The big, dramatic moments came in a one-two punch when Kirk Douglas presented the best supporting actress trophy, normally given out by last year’s male winner.  Christoph Waltz was unavailable.

The venerable Douglas, who was slowed down by a stroke that still affects his speech, was perhaps a brilliant choice in the year of “The King’s Speech.”  He quickly warmed up to getting a standing ovation and obviously threw out most of what was scripted for him.

It was terrifying, it was thrilling, it was dramatic, it was heartwarming.  Douglas, jousting with the onstage escort who walked him out, going hand over hand to the top of his cane, perhaps to see who would actually be able to present the award, as the audience held its collective breath.  And when it came time to do so, he teased the crowd.  Not once but several times, saying “You know…” just as he pretended to open the envelope.  When he read out the name of Melissa Leo, she bowed to him and they had a little onstage flirtation that could be viewed as either lecherous or touching, due to their 40-plus year age difference. But would Douglas move out of the way and let her have the limelight?  It was touch and go there for a moment.  And then, drumroll, the F-bomb that Leo let loose as she reflected on the Oscars two years ago when she was nominated but lost the trophy to Kate Winslet.

A hailstorm of negativity has rained down on the actress for her R-rated expressiveness, with one prominent columnist even suggesting that she not let the door hit her on her way out of Hollywood.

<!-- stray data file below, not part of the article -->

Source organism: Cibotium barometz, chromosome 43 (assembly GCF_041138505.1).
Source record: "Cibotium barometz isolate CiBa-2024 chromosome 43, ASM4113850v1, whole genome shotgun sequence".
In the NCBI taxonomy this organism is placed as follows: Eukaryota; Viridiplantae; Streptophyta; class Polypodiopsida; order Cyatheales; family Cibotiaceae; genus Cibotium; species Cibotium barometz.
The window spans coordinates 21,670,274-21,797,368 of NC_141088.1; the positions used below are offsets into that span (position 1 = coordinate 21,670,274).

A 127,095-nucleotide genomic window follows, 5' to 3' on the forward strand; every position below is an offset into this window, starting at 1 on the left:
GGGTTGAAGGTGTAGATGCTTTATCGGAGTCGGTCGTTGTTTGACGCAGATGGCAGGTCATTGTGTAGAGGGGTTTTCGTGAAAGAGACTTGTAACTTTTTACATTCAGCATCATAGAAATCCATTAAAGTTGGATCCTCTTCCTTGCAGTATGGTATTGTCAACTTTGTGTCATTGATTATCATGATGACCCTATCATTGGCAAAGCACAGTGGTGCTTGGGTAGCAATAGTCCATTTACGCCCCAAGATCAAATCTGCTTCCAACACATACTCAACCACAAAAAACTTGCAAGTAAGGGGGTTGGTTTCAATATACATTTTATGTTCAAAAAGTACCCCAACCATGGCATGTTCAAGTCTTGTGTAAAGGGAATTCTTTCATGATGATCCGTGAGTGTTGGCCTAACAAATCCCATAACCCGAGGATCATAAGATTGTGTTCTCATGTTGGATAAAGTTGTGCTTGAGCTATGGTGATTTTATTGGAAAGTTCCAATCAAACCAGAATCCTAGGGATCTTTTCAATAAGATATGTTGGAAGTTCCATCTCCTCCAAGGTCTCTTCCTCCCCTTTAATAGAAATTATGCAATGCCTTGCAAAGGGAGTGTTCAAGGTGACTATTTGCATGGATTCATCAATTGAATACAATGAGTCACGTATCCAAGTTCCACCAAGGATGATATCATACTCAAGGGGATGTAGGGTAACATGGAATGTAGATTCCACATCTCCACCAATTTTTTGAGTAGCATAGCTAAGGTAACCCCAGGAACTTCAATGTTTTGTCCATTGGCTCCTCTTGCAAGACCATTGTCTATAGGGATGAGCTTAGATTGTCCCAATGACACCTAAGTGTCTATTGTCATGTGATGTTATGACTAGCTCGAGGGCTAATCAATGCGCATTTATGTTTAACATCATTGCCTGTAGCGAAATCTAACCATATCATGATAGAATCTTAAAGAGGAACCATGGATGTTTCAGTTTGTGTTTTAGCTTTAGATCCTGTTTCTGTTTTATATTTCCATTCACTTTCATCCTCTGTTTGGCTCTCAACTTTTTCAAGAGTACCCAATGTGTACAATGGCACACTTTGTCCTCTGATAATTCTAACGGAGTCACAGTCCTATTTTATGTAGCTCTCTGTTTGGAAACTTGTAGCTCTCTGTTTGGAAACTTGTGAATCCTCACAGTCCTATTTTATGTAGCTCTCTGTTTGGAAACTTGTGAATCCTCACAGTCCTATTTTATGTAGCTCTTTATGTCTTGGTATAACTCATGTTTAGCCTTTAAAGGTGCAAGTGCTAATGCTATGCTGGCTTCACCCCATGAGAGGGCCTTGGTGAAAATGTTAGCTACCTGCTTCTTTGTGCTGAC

It’s a complete overreaction to a genuine display of emotion during one of the biggest moments of an actor’s lifetime.  There’s something about Melissa Leo that is truly charming, because she is breaking the rules and getting away with it. She’s a workhorse with chops who has been around for nearly 30 years, mostly in television, and some may recall she had a principal role on the acclaimed mid-90s drama “Homicide: Life on the Street”. 

But it wasn’t until two years ago when she was nominated for her role in the indie film “Frozen River” that most people had ever heard her name. Like this year’s “Winter’s Bone,” not many people saw that movie, but Leo stood out and now takes her place among an exclusive pantheon of acclaimed film actresses.

Her F-bomb became a bit of her running joke throughout the show, with references to it by screenwriter David Seidler during his acceptance speech and fittingly, her costar, Christian Bale, who also referred to the fact that he’s gone off the rails with a slew of expletives before. 

His infamous on-set tirade of “what don’t you f-ing understand” when a crew member walked across the set and the YouTube mash-ups made of it are recent history, and didn’t really end up hurting his career, and it shouldn’t hers either. Both of these “Fighters” have Oscar on their mantel now, and both provided some of the show’s most memorable speeches. Even if Bale apparently did forget his wife’s name and Leo summed hers up by saying “it’s about selling motion pictures and respecting the work.”

The elusive Banksy would probably agree.

Oscar Gowns and Gaffes

Hey Melissa, congrats on your Oscar, but this drapery belongs on the living room curtains--of your grandma's house

When it comes to the Academy Awards, the ultra white-hot impact red carpet photographs have a shelf life of years, if not decades. One false fashion move can follow you forever, and we’re afraid Melissa Leo made it.